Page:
Shadow_Ferret
05-27-2008, 08:14 PM
I'll agree that the box stuff is worse.

I won't agree that the bread machine gives you a more pleasing consistancy until I eat one that does. (eat the bread, that is)
No, no, no. I never said I baked the bread in the machine. I merely use it (because I'm lazy) to knead it.

The baking is done in a real oven.

I don't like how the machine-baked bread's consistency is. Nor do I like the square loaf. Nor do I like the hole the paddle punches into the bottom of the loaf.

Kitrianna
05-27-2008, 08:54 PM
SF, the bread tastes even better when you do ALL the work yourself.

Shadow_Ferret
05-27-2008, 08:57 PM
SF, the bread tastes even better when you do ALL the work yourself.
No, it doesn't.

stormie
05-27-2008, 09:10 PM
Cheaters! That's all I have to say to you bread maker owners, well that and learn to knead...it's great therapy and a workout all in one.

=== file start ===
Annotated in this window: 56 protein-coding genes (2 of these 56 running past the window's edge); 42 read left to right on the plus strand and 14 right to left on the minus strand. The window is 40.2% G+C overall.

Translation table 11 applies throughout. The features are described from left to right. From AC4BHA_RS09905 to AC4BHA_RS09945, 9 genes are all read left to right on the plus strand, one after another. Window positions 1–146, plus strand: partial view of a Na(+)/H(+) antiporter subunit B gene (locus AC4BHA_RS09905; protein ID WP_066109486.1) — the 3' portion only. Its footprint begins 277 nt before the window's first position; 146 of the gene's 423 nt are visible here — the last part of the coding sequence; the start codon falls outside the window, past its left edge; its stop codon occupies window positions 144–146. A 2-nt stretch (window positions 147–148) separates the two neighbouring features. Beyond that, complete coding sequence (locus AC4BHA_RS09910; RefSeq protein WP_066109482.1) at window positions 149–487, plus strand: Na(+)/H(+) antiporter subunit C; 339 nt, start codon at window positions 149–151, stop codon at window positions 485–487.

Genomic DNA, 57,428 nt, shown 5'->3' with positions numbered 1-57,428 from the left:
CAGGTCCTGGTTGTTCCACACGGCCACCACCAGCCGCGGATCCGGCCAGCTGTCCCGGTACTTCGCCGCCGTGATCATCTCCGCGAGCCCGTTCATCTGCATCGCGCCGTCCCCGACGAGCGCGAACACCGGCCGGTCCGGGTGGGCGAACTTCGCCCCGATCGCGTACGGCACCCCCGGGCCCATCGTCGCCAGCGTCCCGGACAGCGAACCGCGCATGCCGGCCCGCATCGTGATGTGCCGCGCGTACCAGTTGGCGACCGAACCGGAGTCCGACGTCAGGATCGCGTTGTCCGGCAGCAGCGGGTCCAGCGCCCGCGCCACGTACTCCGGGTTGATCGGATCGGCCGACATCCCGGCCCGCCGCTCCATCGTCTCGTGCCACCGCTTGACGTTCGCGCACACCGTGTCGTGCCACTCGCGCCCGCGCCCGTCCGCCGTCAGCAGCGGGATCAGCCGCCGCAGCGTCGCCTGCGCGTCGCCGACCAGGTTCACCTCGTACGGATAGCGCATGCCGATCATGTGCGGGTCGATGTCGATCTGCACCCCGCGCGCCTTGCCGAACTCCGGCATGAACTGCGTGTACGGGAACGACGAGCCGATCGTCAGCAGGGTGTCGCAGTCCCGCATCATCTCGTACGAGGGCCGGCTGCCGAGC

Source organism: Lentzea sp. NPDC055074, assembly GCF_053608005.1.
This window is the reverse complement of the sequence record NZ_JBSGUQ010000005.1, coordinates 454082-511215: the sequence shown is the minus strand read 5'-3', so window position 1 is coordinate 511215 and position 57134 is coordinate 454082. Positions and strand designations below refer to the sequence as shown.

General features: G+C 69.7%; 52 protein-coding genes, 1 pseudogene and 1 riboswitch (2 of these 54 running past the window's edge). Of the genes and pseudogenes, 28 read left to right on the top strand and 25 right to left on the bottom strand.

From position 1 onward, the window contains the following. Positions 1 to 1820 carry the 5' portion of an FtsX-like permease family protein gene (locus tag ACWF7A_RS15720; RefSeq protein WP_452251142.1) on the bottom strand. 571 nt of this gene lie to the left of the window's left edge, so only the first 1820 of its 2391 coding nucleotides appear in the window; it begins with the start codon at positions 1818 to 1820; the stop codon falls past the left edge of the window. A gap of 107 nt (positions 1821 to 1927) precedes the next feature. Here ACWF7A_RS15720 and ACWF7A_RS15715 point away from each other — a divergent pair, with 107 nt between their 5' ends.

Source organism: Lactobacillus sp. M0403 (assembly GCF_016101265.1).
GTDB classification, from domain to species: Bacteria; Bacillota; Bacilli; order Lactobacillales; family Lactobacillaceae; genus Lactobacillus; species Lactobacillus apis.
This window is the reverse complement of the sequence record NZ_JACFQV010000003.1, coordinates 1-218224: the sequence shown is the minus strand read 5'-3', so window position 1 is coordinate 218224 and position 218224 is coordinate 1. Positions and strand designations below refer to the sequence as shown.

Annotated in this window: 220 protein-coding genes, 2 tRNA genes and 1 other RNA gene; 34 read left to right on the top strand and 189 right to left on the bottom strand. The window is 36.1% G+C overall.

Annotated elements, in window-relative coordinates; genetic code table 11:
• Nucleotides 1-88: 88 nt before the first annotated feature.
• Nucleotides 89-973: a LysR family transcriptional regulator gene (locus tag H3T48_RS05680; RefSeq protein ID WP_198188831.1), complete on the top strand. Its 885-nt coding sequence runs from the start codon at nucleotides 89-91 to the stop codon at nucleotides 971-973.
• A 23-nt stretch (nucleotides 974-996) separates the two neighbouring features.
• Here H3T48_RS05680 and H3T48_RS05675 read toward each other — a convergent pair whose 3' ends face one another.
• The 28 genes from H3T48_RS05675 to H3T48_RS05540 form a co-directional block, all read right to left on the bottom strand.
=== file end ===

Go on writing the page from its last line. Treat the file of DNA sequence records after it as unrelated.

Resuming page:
But then there are people who have arthritis or some other malady that prevents them from being able to knead or punch the dough down. (Not me, but someone mentioned it once.) But I find I make more different types of breads with the machine. A mind-set, I guess!

Shadow_Ferret
05-27-2008, 09:16 PM
But then there are people who have arthritis or some other malady that prevents them from being able to knead or punch the dough down. (Not me, but someone mentioned it once.) But I find I make more different types of breads with the machine. A mind-set, I guess!
And those of us who don't have the time, or patience, to devote 4 hours to making bread dough.

And those of us who don't like getting their hands dirty.

sassandgroove